• Reading the exchange between Danny Sullivan & the Metropolitan90 (the Wikipedian who happened to get involved), I found some interesting dynamics at work. Yes, Metropolitan did rely on Wikipedia jargon too heavily in responding to Sullivan, but in essence gave the right information. ("You're not helping your cause by posting to a closed discussion. Take it to Deletion Review.") About the only other thing Metropolitan could have done differently would have been to offer to help in that process -- but should a Wikipedian be expected to go that far? Do we all need to provide excellent customer service? We're all volunteers -- & by any measure, customers of Wikipedia too -- & for the majority of us our donation of time takes second place to the other obligations in our lives. He could have blown off Sullivan at any time.

    And reading Sullivan's response, he not only showed inexcusable arrogance -- in truth, does he take this attitude when talking to the average random contact at for-profit Internet projects like Yahoo or Amazon? -- I thought he showed a surprising lack of clue at how an online forum works. Specifically, where he accuses Metropolitan of asserting something on his Talk page, when it's clear that someone else had written it.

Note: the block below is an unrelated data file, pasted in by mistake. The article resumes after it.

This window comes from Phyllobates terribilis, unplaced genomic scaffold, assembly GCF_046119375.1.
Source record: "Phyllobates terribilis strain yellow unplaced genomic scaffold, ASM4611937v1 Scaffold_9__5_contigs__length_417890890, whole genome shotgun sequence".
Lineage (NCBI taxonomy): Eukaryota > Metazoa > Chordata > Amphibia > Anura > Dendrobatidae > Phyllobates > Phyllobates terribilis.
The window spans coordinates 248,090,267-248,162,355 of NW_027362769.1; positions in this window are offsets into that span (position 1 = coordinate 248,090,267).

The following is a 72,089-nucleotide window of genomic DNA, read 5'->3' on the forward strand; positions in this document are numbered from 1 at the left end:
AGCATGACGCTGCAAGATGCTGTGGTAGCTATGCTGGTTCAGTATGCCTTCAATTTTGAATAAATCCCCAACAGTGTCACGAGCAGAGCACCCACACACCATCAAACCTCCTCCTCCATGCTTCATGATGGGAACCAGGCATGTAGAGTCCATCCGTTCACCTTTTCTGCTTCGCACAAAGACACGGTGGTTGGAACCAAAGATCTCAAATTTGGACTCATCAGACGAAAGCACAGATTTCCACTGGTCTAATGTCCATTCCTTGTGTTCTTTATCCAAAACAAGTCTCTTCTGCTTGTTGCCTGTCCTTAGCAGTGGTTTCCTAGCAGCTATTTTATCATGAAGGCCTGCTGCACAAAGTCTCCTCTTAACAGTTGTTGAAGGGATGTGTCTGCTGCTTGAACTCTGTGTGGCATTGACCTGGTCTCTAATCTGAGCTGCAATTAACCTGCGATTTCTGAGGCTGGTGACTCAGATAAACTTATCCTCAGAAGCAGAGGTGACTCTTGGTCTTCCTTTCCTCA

A lot of this miscommunication could have been prevented if both parties had tried to treat each other as individuals & not as a subgroup of a type. Here I'm tempted to come down harder on Sullivan since he was the one who wanted something from the exchange: he wanted the article, so at the least he should have remembered the old saying about flies, honey & vinegar when contacting a Wikipedian. (For all anyone knows, Metropolitan is a stereotypical 15-year-old living with his parents. Many of them respond poorly to criticism. Fortunately, Metropolitan did act maturely.) Less obvious would be that almost any Wikipedian, with more than minimal experience, who is confronted by someone claiming to be an expert -- either in general or a specific expert individual -- is to suspect the opposite. Never say you are an expert; just show it. Another important point is that just because a Wikipedian makes an edit, there is no guarantee that she/he will ever make another; there have been countless Wikipedians who, after making hundreds or thousands of productive edits, just stop contributing. And had Metropolitan quit Wikipedia in the middle of this, where lesson would Sullivan had taken away from this?